Southern Scotch

Southern Scotch
After the Fall 2016

Wednesday, March 20, 2013

Help St. Jackie Bring It to Twitter

You'd be right as rain to wonder what a long-dead, bestselling trash writer could do for ebook writers anywhere. But, as I hope to show you in my usual terse way, the answer is: quite a bit. Let's start off with a handful of the basic facts:

Name: Jacqueline Susann.
When: 1918-1974.
What: Broke out with her world-wide bestseller, Valley of the Dolls, in 1966 at the age of 48 after stints as an actress and model. A born hustler, she married a man she didn't love but who adored her completely--and became her agent and tireless champion. She published four books in her lifetime:: Every Night, Josephine (about her life with her poodle)...VOD...The Love Machine...and Once is Not Enough. Her literary rivals despised her as fiercely as her readers loved her. Gore Vidal claimed "She doesn't write, she types." And Truman Capote claimed that she resembled "a truck driver in drag". But they ate their hearts out at her sales.
Why: Susann's importance to us lies far less in what she wrote than in how she hustled it. For that was her real genius. The specifics matter far less than the spirit Jackie brought to bear and the three key principles.
The Problem with the Specifics: The past is a locked door. The publishing industry has changed too much in the past 40 years for almost anyone to attempt to match Susann's world-wide tours for her books. Almost none of us can hope to appear, as she, did on talk shows. We lack her social and industry connections.
But now that we've got all that out of the way, let's tune into the beauty of Jackie Susann.

                                                SAINT JACKIE'S  MAGIC KEYS
1) Personalize!  Remember, Jackie died many years before the laptop or smart phone arrived. She relied on a Rolodex the size of a beachball. Others went on glitzy tours, yes. But Jackie stayed till every book was signed--and till she'd written down the name and address of each buyer. Why? Because she insisted on sending a personalized Thank You to each. And she was right in knowing that this set her apart from the pack and would richly pay her back.
2) Work the World, Not Just the Room: Other writers made a habit of schmoozing book store owners...while treating staff like dirt. Jackie always met the floor staff who would sell and shelve her books, getting invaluable face-out displays. Others licked reviewers' boots while trashing peeps who didn't count. Jackie waited outside stores with hot coffee and donuts for the truck drivers who delivered her books--wanting her boxes opened before the hundreds of others. For bookstore staff and drivers, she kept additional data: their birthdays and anniversaries, even the names of their kids.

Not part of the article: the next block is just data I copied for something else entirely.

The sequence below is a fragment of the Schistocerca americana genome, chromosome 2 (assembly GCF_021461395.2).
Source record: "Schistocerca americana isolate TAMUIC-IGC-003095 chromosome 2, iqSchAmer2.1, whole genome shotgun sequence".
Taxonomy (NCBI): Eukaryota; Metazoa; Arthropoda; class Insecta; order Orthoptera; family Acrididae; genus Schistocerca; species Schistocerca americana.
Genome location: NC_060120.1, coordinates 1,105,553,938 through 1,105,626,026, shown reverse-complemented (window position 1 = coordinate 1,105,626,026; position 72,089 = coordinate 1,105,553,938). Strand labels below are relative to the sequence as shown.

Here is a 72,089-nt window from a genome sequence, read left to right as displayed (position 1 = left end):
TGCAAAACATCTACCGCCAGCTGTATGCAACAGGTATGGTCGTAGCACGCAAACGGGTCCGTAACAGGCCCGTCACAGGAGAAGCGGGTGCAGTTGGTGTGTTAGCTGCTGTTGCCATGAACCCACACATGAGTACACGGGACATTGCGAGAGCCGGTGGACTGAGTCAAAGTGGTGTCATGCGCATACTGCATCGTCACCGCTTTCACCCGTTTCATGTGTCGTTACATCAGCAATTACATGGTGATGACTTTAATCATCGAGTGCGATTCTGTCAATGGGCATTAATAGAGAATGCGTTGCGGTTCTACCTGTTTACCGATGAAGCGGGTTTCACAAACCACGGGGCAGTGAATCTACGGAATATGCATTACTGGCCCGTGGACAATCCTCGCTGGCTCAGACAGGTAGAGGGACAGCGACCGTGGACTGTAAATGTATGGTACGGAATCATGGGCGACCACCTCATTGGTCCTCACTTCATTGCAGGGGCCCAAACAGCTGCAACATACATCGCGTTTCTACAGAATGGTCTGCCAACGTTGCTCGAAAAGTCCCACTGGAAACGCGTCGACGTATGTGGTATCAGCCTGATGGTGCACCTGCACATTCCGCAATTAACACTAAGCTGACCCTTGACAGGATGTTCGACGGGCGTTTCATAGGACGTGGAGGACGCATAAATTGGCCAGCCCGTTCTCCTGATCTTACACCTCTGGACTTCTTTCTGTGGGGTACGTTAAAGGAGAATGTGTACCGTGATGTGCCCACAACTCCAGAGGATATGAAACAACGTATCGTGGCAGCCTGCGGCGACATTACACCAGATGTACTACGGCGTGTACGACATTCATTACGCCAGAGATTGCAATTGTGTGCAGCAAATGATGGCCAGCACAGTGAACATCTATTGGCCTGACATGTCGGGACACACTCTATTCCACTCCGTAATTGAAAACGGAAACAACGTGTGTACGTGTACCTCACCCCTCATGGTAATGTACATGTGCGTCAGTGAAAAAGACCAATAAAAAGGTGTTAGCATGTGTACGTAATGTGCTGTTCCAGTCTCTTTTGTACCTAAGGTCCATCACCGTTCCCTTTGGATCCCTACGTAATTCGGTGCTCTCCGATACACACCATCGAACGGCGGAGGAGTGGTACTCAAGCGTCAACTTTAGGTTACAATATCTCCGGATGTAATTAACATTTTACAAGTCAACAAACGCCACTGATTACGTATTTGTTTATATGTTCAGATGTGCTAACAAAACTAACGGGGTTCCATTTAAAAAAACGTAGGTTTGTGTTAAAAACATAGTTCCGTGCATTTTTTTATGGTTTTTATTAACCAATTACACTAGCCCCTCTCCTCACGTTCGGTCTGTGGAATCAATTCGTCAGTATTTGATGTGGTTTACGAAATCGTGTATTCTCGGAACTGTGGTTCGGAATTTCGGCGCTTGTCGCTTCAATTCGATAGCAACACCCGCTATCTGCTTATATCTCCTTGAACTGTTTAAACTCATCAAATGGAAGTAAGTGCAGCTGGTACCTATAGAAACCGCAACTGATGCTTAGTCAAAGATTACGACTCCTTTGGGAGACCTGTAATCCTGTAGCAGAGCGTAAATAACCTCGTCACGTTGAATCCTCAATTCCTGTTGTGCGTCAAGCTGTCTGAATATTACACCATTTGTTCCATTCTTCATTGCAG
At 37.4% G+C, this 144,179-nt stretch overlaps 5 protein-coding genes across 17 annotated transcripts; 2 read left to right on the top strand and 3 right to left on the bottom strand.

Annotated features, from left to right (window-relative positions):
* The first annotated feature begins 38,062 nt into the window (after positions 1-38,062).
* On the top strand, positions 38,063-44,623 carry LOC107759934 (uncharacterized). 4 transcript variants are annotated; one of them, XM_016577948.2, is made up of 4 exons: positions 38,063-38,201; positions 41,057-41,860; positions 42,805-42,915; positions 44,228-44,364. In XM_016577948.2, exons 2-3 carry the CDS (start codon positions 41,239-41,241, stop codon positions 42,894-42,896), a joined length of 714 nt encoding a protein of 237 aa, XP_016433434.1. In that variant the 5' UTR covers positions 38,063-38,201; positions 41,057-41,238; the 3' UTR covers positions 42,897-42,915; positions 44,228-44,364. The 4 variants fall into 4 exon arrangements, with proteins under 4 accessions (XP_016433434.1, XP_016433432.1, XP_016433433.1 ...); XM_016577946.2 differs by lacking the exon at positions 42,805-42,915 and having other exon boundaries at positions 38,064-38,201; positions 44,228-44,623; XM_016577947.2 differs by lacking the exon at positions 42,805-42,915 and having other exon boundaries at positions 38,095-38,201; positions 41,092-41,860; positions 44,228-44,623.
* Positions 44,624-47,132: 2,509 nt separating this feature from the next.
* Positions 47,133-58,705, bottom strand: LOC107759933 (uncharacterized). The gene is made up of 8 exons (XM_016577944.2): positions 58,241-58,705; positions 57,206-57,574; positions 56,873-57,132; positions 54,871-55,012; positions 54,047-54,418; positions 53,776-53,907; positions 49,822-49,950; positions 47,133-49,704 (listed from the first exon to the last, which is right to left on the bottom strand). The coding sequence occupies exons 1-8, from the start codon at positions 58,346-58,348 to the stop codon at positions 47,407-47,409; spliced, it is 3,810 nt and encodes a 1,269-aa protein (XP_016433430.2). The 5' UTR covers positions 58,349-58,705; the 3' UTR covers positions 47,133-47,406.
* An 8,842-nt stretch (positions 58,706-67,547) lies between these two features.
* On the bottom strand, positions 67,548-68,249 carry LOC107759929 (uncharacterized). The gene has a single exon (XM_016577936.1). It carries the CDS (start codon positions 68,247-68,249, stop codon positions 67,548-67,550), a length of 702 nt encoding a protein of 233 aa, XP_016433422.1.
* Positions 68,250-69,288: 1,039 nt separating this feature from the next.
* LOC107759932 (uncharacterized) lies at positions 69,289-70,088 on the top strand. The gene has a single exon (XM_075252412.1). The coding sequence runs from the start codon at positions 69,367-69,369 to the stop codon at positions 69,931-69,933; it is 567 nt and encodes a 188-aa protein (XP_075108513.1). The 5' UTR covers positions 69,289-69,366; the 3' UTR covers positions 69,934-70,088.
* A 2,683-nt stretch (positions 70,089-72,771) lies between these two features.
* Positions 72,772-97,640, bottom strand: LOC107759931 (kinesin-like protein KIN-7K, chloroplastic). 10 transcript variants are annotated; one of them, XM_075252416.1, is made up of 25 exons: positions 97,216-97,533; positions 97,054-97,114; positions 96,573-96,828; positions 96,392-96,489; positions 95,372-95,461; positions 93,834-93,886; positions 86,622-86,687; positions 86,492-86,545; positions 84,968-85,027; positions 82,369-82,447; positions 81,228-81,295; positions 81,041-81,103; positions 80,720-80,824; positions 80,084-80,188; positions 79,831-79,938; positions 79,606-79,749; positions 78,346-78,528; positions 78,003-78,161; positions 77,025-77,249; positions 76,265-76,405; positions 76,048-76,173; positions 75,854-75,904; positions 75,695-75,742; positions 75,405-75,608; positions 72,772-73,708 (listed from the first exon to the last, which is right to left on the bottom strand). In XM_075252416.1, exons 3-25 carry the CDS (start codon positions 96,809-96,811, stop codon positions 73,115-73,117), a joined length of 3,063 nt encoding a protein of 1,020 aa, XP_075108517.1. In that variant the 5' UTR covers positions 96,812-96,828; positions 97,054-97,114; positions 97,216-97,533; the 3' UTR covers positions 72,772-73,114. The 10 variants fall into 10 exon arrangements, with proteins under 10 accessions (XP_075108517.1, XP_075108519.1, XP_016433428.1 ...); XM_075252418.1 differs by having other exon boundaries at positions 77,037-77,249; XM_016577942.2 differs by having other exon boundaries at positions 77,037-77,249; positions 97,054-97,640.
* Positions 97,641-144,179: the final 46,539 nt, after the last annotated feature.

3) Never Appear to Be Working: This one is the trickiest. And it's a great key that cannot be faked. No one ever felt that they were being worked or played by her. When a card came from Jackie, it was the real deal. A coffee and donut were two precious gifts. She loved the business of her art...and loved the people she met.  Therein lay the difference.

                                                          APPLICATIONS
So here we are on Twitter or Facebook, wondering how to apply Jackie's keys. Whether we use a Rolodex, a DayTimer or smartphone, we need to find our way of personalizing our approach. When everyone's touting, we need to be cool. And when everyone is self-absorbed, we need to be open and warm. We need to keep track of anyone who's shown the slightest interest in our work--and to repay them sincerely with ReTweets or occasional check-ins to see how they're doing, best wishes for work in progress. In other words, if we turn from thoughts about Me-Me to genuine thoughts about You, most of the specifics will take care of themselves. And Saint Jackie's spirit will shine upon us.

2 comments:

  1. Interesting stuff, Reb. The sad thing is that her actions just seem like examples of common courtesy. The fact that writers have to be reminded of them shows that the industry's changed in ways other than the technological, too. I haven't read her but from what you say, she really earned her success.

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  2. I agree with you, Bill. Compare the following true story about a well-known mystery writer: when he visited Oxford Books, about a year before its closing, he yelled at a number of us because his books weren't displayed to his liking. We humbled ourselves until he'd left--then instantly removed all of his books and stashed them in impossible to find places till sales were run and it was found that he wasn't selling. Then we returned the hated books. On the other hand, there were a half-dozen writers I met at Bantam's promotional dinners. All of them were so charming and gracious that all of hustled their books to no end. As James Bond once said, "Now, now, Goldfinger, be nice to the little people."

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